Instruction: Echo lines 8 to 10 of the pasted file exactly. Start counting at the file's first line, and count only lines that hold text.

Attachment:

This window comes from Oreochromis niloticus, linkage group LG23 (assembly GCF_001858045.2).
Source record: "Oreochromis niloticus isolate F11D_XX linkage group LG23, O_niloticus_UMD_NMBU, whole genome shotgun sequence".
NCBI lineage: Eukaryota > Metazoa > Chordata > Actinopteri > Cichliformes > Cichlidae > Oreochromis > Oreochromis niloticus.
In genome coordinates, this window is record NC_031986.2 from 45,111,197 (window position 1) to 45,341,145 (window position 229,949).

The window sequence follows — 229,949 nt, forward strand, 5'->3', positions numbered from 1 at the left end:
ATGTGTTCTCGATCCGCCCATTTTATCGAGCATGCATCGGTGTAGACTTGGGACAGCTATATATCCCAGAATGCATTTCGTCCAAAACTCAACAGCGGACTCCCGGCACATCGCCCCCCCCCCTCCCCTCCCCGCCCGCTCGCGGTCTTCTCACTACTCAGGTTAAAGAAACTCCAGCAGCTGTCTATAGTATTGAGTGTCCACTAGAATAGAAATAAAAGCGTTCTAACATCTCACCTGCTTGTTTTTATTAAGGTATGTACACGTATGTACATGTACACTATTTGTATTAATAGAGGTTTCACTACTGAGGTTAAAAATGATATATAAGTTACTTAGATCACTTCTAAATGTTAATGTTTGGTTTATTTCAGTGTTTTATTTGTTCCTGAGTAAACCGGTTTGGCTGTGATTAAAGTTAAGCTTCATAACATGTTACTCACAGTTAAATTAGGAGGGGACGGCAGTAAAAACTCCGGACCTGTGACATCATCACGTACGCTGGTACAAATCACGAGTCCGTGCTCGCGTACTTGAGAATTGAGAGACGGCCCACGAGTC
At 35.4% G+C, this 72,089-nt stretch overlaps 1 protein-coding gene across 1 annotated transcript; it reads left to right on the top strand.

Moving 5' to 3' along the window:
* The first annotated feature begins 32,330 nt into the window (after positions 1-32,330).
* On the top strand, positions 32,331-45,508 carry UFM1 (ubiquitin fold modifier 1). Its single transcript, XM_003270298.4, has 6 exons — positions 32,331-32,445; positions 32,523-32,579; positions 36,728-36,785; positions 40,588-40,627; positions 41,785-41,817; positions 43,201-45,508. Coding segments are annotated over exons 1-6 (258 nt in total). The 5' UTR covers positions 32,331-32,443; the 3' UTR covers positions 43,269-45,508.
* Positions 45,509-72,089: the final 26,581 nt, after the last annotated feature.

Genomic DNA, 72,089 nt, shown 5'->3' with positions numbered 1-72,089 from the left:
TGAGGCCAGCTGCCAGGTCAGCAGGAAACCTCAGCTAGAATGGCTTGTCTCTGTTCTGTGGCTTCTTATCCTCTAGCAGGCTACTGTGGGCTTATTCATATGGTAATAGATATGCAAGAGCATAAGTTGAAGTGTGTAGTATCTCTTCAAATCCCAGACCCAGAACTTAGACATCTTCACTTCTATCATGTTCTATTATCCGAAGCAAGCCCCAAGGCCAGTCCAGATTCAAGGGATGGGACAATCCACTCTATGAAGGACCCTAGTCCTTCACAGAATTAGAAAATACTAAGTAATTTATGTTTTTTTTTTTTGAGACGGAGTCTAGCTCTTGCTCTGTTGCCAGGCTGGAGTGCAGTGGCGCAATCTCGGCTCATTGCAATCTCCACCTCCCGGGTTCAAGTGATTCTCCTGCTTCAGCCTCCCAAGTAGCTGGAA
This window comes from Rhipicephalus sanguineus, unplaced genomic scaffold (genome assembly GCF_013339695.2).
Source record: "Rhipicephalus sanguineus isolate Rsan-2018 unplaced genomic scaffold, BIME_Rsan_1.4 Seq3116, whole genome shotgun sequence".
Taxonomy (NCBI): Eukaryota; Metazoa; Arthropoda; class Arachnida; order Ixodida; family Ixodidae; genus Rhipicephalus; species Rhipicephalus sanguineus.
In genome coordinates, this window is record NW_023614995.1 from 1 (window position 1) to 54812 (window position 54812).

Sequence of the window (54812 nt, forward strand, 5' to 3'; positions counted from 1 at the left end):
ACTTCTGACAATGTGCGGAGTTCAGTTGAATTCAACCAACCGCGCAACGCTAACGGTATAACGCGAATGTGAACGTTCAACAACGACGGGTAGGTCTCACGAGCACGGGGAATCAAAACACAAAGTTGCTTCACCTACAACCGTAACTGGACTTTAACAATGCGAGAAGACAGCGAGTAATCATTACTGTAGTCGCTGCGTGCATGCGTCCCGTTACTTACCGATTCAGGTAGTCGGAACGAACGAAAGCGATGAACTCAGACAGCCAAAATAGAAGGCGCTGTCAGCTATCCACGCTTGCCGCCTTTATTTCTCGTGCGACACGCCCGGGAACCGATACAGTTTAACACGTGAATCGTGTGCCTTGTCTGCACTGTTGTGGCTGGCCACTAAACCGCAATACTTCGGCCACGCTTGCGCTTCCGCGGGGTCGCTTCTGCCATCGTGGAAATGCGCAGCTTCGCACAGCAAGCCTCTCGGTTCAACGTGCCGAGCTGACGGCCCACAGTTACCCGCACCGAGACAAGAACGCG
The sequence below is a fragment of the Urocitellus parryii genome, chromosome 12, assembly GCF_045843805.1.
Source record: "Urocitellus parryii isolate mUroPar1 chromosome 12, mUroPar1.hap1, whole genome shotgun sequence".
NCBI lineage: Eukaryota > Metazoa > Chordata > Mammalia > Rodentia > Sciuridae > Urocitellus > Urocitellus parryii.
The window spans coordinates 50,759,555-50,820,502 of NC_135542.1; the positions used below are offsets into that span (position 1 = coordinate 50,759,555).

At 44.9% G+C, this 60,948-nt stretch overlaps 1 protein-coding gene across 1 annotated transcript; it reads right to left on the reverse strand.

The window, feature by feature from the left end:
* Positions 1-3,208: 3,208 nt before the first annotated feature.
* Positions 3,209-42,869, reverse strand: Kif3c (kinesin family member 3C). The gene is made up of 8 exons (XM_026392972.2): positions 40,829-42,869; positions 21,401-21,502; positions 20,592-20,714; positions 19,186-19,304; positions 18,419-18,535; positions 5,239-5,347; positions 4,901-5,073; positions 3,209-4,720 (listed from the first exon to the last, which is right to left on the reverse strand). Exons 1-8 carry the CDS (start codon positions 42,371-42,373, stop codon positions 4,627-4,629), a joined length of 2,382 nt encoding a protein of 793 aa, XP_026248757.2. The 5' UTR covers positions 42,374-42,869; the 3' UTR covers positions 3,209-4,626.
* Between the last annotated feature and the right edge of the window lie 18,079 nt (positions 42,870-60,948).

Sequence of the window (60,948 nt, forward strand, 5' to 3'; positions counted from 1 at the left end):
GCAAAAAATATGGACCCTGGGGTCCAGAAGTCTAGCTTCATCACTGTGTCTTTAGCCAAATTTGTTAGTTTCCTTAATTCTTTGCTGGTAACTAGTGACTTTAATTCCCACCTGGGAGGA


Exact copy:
Moving 5' to 3' along the window:
* The first annotated feature begins 32,330 nt into the window (after positions 1-32,330).
* On the top strand, positions 32,331-45,508 carry UFM1 (ubiquitin fold modifier 1). Its single transcript, XM_003270298.4, has 6 exons — positions 32,331-32,445; positions 32,523-32,579; positions 36,728-36,785; positions 40,588-40,627; positions 41,785-41,817; positions 43,201-45,508. Coding segments are annotated over exons 1-6 (258 nt in total). The 5' UTR covers positions 32,331-32,443; the 3' UTR covers positions 43,269-45,508.